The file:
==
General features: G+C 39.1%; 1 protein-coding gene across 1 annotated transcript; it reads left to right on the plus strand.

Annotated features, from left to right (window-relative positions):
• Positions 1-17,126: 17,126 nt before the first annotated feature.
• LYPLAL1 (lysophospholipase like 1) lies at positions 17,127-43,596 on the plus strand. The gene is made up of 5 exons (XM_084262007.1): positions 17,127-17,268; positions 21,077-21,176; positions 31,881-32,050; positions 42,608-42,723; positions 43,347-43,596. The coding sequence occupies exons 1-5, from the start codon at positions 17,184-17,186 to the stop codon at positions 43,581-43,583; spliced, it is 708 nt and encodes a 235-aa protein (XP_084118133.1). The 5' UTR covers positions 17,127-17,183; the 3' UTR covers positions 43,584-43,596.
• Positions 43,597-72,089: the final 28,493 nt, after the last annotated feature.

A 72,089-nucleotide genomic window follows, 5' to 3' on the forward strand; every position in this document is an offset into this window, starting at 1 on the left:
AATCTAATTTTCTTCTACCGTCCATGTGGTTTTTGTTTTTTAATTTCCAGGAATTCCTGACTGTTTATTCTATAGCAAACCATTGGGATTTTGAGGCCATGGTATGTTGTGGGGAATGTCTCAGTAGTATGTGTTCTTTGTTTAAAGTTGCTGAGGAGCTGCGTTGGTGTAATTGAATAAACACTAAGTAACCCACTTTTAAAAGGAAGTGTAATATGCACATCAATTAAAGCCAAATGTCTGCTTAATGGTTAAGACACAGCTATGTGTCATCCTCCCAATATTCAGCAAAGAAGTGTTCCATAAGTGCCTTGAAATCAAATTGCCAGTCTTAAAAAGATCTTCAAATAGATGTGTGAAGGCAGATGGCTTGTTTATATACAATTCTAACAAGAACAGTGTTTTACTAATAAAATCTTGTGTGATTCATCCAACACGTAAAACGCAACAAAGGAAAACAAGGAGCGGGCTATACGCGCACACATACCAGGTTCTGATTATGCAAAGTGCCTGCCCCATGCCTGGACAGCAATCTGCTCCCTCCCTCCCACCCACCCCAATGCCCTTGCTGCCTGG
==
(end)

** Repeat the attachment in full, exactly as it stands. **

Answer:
General features: G+C 39.1%; 1 protein-coding gene across 1 annotated transcript; it reads left to right on the plus strand.

Annotated features, from left to right (window-relative positions):
• Positions 1-17,126: 17,126 nt before the first annotated feature.
• LYPLAL1 (lysophospholipase like 1) lies at positions 17,127-43,596 on the plus strand. The gene is made up of 5 exons (XM_084262007.1): positions 17,127-17,268; positions 21,077-21,176; positions 31,881-32,050; positions 42,608-42,723; positions 43,347-43,596. The coding sequence occupies exons 1-5, from the start codon at positions 17,184-17,186 to the stop codon at positions 43,581-43,583; spliced, it is 708 nt and encodes a 235-aa protein (XP_084118133.1). The 5' UTR covers positions 17,127-17,183; the 3' UTR covers positions 43,584-43,596.
• Positions 43,597-72,089: the final 28,493 nt, after the last annotated feature.

A 72,089-nucleotide genomic window follows, 5' to 3' on the forward strand; every position in this document is an offset into this window, starting at 1 on the left:
AATCTAATTTTCTTCTACCGTCCATGTGGTTTTTGTTTTTTAATTTCCAGGAATTCCTGACTGTTTATTCTATAGCAAACCATTGGGATTTTGAGGCCATGGTATGTTGTGGGGAATGTCTCAGTAGTATGTGTTCTTTGTTTAAAGTTGCTGAGGAGCTGCGTTGGTGTAATTGAATAAACACTAAGTAACCCACTTTTAAAAGGAAGTGTAATATGCACATCAATTAAAGCCAAATGTCTGCTTAATGGTTAAGACACAGCTATGTGTCATCCTCCCAATATTCAGCAAAGAAGTGTTCCATAAGTGCCTTGAAATCAAATTGCCAGTCTTAAAAAGATCTTCAAATAGATGTGTGAAGGCAGATGGCTTGTTTATATACAATTCTAACAAGAACAGTGTTTTACTAATAAAATCTTGTGTGATTCATCCAACACGTAAAACGCAACAAAGGAAAACAAGGAGCGGGCTATACGCGCACACATACCAGGTTCTGATTATGCAAAGTGCCTGCCCCATGCCTGGACAGCAATCTGCTCCCTCCCTCCCACCCACCCCAATGCCCTTGCTGCCTGG